The Vice-Admiralties were chiefly responsible for naval and judicial administration in each maritime county, and the local defence of their county. They were both deputy law officers and shore commanders of the [[Lord Admiral of England] and would include, deciding the lawfulness of prizes at the Prize Court captured by Privateers, dealing with salvage claims for wrecks, they acted acting as a Judge and administered the role of the Impress Service. The earliest record of an appointment was of William Gonson as Vice-Admiral of Norfolk and Suffolk in 1536.[1]

Vice-Admiralties of


In England they included the.[1]

  1. Vice-Admiralty of Cheshire
  2. Vice-Admiralty of Cheshire and Lancashire
  3. Vice-Admiralty of Cornwall
  4. Vice-Admiralty of Cumberland
  5. Vice-Admiralty of Devon
  6. Vice-Admiralty of Dorset
  7. Vice-Admiralty of Durham
  8. Vice-Admiralty of Essex
  9. Vice-Admiralty of Gloucester
  10. Vice-Admiralty of Hampshire
  11. Vice-Admiralty of Hampshire and the Isle of Wight
  12. Vice-Admiralty of Kent
  13. Vice-Admiralty of Kent and the Milton Hundred
  14. Vice-Admiralty of Lancashire
  15. Vice-Admiralty of Lincoln
  16. Vice-Admiralty of Norfolk
  17. Vice-Admiralty of North Cornwall
  18. Vice-Admiralty of North Devon
  19. Vice-Admiralty of Northumberland
  20. Vice-Admiralty of Scilly
  21. Vice-Admiralty of Somerset
  22. Vice-Admiralty of South Cornwall
  23. Vice-Admiralty of Suffolk
  24. Vice-Admiralty of Sussex
  25. Vice-Admiralty of Westmoreland
  26. Vice-Admiralty of the West
  27. Vice-Admiralty of York


Before 1585 there were no settled arrangements for assigning vice admirals to the five coastal counties of North Wales and appointments are simply listed chronologically without regard to county. From 1585 a single vice admiral served for all the counties. Before 1585 it appears to have been the practice for three of the counties of South Wales, Cardigan, Carmarthen and Pembroke, to be grouped under a single vice admiral while a distinct vice admiral served for Glamorgan. Thereafter all four counties were placed under a single vice admiral.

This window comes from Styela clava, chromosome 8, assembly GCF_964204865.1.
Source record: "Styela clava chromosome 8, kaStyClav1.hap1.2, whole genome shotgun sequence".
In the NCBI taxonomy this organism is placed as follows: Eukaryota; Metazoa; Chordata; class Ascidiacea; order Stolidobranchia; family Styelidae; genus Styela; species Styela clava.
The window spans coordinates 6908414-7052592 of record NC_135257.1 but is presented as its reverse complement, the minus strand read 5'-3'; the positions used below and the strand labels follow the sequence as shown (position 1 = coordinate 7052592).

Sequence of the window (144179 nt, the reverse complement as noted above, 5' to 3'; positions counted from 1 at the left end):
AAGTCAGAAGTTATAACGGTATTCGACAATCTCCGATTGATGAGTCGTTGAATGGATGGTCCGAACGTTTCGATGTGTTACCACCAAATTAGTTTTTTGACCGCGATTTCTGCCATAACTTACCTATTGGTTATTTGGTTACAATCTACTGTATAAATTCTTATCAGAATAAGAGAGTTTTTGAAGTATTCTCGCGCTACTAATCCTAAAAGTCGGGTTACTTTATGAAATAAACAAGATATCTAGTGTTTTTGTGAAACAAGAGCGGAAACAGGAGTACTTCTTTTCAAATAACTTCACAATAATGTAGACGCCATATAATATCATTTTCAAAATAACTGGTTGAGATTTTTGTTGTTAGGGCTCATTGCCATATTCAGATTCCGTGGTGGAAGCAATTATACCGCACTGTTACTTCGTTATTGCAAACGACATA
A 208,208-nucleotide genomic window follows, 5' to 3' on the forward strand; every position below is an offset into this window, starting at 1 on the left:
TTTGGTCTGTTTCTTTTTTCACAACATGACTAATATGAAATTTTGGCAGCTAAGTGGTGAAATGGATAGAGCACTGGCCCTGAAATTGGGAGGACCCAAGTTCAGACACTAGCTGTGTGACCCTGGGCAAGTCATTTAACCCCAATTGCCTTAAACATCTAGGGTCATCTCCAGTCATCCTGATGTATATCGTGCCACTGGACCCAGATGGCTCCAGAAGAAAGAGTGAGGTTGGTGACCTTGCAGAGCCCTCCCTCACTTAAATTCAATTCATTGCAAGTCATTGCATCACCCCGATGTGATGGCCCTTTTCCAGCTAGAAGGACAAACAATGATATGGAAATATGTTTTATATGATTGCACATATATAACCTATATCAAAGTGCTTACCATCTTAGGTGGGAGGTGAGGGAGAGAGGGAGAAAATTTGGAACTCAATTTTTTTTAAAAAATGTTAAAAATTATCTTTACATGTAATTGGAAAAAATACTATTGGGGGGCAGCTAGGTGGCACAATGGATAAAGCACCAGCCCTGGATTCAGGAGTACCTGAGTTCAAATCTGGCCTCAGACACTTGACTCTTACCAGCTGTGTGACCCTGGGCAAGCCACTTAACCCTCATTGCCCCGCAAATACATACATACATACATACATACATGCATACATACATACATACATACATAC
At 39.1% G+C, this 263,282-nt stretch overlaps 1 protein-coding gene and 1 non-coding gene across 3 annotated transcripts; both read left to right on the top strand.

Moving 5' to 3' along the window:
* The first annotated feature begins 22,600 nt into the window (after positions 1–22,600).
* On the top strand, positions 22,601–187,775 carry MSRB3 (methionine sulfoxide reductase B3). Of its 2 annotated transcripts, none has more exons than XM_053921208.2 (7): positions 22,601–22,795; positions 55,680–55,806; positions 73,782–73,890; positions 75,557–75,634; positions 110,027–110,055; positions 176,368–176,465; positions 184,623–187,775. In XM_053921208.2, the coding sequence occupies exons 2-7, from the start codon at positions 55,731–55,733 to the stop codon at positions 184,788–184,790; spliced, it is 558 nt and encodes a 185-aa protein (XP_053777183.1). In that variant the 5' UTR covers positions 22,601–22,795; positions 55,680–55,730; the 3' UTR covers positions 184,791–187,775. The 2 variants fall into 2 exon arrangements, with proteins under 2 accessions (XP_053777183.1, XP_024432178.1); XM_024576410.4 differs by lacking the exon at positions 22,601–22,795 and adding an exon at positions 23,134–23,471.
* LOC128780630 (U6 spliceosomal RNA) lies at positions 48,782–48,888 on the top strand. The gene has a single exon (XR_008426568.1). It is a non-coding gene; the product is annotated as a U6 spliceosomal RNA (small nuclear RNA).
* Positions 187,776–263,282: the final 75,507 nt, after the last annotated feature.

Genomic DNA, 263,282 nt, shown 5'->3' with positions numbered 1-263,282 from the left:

In Wales they included the.[1]
  1. Vice-Admiralty of Cardigan, Carmarthen and Pembroke
  2. Vice-Admiralty of Cardigan, Carmarthen, Glamorgan and Pembroke
  3. Vice-Admiralty of Glamorgan
  4. Vice-Admiralty of Monmouth (established in 1660)
  5. Vice-Admiralty of North Wales (included Anglesey, Carnarvon, Denbigh, Flint and Merioneth)
  6. Vice-Admiralty of South Wales


Vice-Admiralties of the Coast of Scotland were established from 1660 onward.[1]

  1. Vice-Admiralty of Orkney and Shetland
  2. Vice-Admiralty of Scotland
  3. Vice-Admiralty of the Western Coast


A single vice admiral served for the whole of Ireland until 1585 when Munster was detached. Separate vice admiralties had been established in Ulster by 1602, Leinster by 1612 and Connaught by 1615.[1]

  1. Vice-Admiralty of Connaught
  2. Vice-Admiralty of Leinster
  3. Vice-Admiralty of Munster
  4. Vice-Admiralty of Ulster
  5. Vice-Admiralty of Ulster and between Blackwater and Bann


  1. 1.00 1.01 1.02 1.03 1.04 1.05 1.06 1.07 1.08 1.09 1.10 1.11 1.12 1.13 Sainty, J. C.; Thrush, J. D. (28 September 2006). "Office-Holders: Vice Admirals of the Coasts 1558-1660". University of London. Retrieved 4 July 2019.


  2. Vice Admirals of the Coasts 1558–1660: The Institute of Historical Research: University of London, England, 5 Apr 2005 - 8 Nov 2016


The Provisional lists compiled by J C Sainty and A D Thrush with additional information kindly supplied by Geoffrey Harris and Paul Hunneyball, Institute of Historical Research University of London December 2004 are preserved at